I have a theory. I believe that there is a formula for every genre that
writers follow when writing a screenplay. I also believe that movies starring
current or former Saturday Night Live members are in a genre of their
own. And yes, they too, have their own formula.
The formula is this: a well-meaning loser whom everybody picks on has
only one goal in mind. The goal changes from film to film, but the process
by which they achieve their goal is the same. They start out failing miserably
at everything they do, but over time they become a hero, and in turn,
loved by everyone. In turn, they achieve their goal. It also has to feature
cameos by former or current Saturday Night Live members, and a few famous
faces. The main character has to meet the one woman who thinks he's something
special, lose her, then get her back. The formula goes on.
Joe Dirt follows the formula to a T. Joe Dirt (David Spade) is a janitor
for a radio station. He gets picked on and harassed by everyone, even
the gate security guard. Then the producer of a talk radio show puts Joe
on the air to talk to the DJ (Dennis Miller, playing Dennis Miller). Joe
tells his life story, about how his parents left him at the Grand Canyon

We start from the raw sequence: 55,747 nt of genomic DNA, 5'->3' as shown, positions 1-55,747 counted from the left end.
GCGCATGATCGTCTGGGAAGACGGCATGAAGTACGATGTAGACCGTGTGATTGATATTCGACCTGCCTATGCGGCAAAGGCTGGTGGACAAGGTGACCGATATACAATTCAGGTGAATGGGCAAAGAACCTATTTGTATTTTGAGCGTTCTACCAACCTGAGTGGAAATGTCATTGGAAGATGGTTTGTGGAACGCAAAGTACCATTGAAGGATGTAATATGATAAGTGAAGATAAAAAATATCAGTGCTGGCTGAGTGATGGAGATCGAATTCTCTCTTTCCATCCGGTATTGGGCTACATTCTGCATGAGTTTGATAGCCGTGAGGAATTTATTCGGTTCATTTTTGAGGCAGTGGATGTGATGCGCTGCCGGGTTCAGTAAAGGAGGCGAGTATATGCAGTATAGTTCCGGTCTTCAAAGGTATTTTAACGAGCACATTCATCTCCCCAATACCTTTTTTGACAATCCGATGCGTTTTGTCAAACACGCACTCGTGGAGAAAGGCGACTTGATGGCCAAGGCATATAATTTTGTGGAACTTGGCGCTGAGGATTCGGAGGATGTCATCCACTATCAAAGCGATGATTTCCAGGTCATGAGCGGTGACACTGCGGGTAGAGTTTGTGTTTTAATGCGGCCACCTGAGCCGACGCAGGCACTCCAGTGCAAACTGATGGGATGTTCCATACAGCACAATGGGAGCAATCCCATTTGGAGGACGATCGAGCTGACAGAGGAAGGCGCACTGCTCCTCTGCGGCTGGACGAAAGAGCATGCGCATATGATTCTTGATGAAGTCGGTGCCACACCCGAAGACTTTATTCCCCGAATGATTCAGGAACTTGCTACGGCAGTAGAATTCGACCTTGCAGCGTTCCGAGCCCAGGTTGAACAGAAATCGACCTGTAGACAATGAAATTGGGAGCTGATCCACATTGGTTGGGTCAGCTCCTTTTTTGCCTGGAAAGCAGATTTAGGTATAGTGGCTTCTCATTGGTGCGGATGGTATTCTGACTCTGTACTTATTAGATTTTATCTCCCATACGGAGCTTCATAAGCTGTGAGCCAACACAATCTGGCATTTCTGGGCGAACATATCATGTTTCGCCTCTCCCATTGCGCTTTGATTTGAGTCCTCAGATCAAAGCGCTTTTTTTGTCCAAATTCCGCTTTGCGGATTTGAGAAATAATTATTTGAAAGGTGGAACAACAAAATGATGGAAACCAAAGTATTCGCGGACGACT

when he was eight years old. He's been searching for them ever since.
Along the way, he meets some interesting people, who quickly become friends.
He meets an Indian tracker-turned fireworks salesman, a hot woman he believes
is his sister (but has sex with her anyway), and a janitor named Clem
(Christopher Walken), who is in the witness protection program.
The problem with Joe Dirt, is that it's not funny. It has a few moments
here and there, but creates nothing more than a chuckle at the best of
times. David Spade is playing the first likeable character in his career,
and he should stick to the nasty ones. He just tries too hard to beat
the type-casting, and ends up forgetting that laughter is what we want.
The biggest flaw of the film is that his mullet is not even real. Mullets
are funny. Fake mullets are not. Joe Dirt also features the acting debut
of Kid Rock. Is this a good thing or a bad thing? You decide. He's perfect
for the role, but sucks as an actor.
Joe Dirt, though following the formula that has worked so many times,
is not worth seeing. It's clichéd, predictable, and not nearly
funny enough. However, on the plus side, it's a lot better than Ladies
Man. If you like ex-SNL alum movies, watch Wayne's World, Tommy Boy, Coneheads
of the good ones.
Not this one.
The picture and sound are okay, but not spectacular. Columbia is always
good at making decent transfers. If you like this movie, you won't care
about the picture and sound anyway.
The extras include a commentary by director Dennie Gordon, a commentary
by David Spade, outtakes, deleted/alternate scenes, and theatrical trailers.
Joe Dirt, from Columbia Tristar Home Entertainment
91 minutes, anamorphic widescreen (1.85:1) 16X9 enhanced, 5.1 Dolby Digital
Starring David Spade, Brittany Daniel, Dennis Miller, and Christopher
Written by David Spade and Fred Wolf
Produced by Robert Simonds, Directed by Dennie Gordon.
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